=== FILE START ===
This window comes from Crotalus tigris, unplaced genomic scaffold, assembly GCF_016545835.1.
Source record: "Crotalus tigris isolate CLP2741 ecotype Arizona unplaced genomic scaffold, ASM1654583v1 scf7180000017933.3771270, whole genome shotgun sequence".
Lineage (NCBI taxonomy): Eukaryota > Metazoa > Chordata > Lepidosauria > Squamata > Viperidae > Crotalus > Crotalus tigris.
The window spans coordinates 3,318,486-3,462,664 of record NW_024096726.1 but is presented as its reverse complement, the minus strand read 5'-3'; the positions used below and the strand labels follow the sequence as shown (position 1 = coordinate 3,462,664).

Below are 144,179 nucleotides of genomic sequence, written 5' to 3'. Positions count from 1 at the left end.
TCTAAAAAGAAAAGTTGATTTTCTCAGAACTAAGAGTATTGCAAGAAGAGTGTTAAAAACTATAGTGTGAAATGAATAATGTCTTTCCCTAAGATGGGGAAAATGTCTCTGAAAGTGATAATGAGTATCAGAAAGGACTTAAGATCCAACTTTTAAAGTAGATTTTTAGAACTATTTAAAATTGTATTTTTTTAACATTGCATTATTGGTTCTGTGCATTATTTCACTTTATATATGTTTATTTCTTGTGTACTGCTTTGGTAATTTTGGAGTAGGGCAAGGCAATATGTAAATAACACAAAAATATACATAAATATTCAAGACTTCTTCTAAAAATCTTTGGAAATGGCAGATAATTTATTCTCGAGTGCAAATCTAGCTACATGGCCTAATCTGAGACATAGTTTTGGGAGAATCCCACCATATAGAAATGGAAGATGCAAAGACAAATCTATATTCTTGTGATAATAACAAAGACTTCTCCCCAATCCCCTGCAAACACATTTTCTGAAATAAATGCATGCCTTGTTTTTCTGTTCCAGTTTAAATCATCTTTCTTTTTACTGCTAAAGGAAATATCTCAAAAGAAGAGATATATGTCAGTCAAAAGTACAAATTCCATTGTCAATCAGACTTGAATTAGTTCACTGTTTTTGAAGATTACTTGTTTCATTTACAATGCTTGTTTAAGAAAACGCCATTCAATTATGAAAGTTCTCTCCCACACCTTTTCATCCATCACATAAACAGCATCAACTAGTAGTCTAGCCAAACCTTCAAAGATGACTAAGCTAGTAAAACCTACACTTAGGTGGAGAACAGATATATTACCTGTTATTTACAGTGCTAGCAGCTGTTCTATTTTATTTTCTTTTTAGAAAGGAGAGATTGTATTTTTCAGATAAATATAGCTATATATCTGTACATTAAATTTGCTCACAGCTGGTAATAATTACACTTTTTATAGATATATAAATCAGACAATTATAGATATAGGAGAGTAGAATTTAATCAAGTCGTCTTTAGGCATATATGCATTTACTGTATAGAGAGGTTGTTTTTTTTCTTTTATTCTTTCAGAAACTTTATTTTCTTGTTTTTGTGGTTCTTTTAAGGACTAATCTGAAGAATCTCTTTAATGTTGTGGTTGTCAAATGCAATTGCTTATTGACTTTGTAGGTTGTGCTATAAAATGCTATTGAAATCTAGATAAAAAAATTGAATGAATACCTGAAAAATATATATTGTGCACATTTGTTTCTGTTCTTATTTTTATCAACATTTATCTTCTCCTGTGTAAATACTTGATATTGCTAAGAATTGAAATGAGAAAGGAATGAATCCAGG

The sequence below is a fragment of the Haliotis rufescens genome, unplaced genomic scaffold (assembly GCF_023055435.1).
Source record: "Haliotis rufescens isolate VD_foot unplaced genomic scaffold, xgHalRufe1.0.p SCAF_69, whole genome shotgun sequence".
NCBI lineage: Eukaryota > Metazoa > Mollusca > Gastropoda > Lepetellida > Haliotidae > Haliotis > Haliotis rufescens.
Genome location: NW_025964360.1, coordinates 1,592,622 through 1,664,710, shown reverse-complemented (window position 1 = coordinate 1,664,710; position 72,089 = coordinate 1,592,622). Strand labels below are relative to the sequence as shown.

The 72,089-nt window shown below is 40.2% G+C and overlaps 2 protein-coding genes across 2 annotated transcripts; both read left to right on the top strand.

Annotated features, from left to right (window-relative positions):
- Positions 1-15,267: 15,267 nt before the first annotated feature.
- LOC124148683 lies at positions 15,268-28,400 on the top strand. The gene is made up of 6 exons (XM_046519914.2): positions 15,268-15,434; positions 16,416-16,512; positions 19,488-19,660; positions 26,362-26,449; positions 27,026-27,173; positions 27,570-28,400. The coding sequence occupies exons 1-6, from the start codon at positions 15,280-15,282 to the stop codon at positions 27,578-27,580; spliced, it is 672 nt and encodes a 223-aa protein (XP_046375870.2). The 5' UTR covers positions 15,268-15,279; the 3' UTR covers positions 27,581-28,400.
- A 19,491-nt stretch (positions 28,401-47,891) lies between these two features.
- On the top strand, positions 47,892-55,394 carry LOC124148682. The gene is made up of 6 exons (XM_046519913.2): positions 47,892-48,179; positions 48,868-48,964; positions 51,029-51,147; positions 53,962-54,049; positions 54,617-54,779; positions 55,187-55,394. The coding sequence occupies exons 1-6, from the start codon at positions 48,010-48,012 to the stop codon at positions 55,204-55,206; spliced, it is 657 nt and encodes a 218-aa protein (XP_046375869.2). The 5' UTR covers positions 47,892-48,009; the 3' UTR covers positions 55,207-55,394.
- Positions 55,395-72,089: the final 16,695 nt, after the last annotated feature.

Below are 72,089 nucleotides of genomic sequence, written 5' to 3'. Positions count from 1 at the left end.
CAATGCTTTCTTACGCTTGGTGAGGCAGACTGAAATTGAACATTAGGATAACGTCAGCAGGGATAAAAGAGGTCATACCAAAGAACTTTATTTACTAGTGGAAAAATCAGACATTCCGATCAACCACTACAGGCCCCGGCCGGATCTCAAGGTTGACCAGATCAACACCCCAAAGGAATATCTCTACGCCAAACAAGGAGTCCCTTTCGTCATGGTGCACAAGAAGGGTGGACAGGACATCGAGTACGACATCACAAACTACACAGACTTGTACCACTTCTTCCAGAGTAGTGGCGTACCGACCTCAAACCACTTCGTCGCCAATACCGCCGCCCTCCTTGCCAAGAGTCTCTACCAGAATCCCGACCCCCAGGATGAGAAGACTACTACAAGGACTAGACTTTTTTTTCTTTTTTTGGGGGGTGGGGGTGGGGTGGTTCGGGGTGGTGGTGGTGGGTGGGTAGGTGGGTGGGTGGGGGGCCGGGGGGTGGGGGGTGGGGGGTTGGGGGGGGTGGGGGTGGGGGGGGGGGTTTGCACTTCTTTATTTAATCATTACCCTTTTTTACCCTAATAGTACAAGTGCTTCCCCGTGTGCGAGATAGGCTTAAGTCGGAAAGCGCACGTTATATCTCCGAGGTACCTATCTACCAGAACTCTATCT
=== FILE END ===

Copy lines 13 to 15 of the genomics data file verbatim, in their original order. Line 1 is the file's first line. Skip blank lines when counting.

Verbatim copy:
- Positions 1-15,267: 15,267 nt before the first annotated feature.
- LOC124148683 lies at positions 15,268-28,400 on the top strand. The gene is made up of 6 exons (XM_046519914.2): positions 15,268-15,434; positions 16,416-16,512; positions 19,488-19,660; positions 26,362-26,449; positions 27,026-27,173; positions 27,570-28,400. The coding sequence occupies exons 1-6, from the start codon at positions 15,280-15,282 to the stop codon at positions 27,578-27,580; spliced, it is 672 nt and encodes a 223-aa protein (XP_046375870.2). The 5' UTR covers positions 15,268-15,279; the 3' UTR covers positions 27,581-28,400.
- A 19,491-nt stretch (positions 28,401-47,891) lies between these two features.